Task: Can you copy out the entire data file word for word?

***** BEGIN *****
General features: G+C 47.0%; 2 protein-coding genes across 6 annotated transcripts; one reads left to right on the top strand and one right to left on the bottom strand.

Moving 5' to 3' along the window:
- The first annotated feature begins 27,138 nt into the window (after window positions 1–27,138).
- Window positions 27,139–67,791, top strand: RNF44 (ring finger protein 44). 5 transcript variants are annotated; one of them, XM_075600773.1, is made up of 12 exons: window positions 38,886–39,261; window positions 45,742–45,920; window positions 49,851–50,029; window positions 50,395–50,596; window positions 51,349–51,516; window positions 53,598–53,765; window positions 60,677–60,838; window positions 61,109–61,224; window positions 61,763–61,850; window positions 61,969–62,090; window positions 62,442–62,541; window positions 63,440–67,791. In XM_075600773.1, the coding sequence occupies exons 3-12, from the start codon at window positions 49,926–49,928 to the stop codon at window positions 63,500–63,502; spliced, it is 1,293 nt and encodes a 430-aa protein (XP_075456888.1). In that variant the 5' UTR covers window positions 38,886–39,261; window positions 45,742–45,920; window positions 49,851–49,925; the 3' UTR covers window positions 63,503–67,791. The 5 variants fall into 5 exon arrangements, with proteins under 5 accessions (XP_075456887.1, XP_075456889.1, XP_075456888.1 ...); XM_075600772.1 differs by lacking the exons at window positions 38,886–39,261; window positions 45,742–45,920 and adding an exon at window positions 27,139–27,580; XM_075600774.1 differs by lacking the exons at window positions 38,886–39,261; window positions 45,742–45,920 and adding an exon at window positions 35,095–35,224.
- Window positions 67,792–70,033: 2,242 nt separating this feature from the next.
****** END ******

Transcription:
General features: G+C 47.0%; 2 protein-coding genes across 6 annotated transcripts; one reads left to right on the top strand and one right to left on the bottom strand.

Moving 5' to 3' along the window:
- The first annotated feature begins 27,138 nt into the window (after window positions 1–27,138).
- Window positions 27,139–67,791, top strand: RNF44 (ring finger protein 44). 5 transcript variants are annotated; one of them, XM_075600773.1, is made up of 12 exons: window positions 38,886–39,261; window positions 45,742–45,920; window positions 49,851–50,029; window positions 50,395–50,596; window positions 51,349–51,516; window positions 53,598–53,765; window positions 60,677–60,838; window positions 61,109–61,224; window positions 61,763–61,850; window positions 61,969–62,090; window positions 62,442–62,541; window positions 63,440–67,791. In XM_075600773.1, the coding sequence occupies exons 3-12, from the start codon at window positions 49,926–49,928 to the stop codon at window positions 63,500–63,502; spliced, it is 1,293 nt and encodes a 430-aa protein (XP_075456888.1). In that variant the 5' UTR covers window positions 38,886–39,261; window positions 45,742–45,920; window positions 49,851–49,925; the 3' UTR covers window positions 63,503–67,791. The 5 variants fall into 5 exon arrangements, with proteins under 5 accessions (XP_075456887.1, XP_075456889.1, XP_075456888.1 ...); XM_075600772.1 differs by lacking the exons at window positions 38,886–39,261; window positions 45,742–45,920 and adding an exon at window positions 27,139–27,580; XM_075600774.1 differs by lacking the exons at window positions 38,886–39,261; window positions 45,742–45,920 and adding an exon at window positions 35,095–35,224.
- Window positions 67,792–70,033: 2,242 nt separating this feature from the next.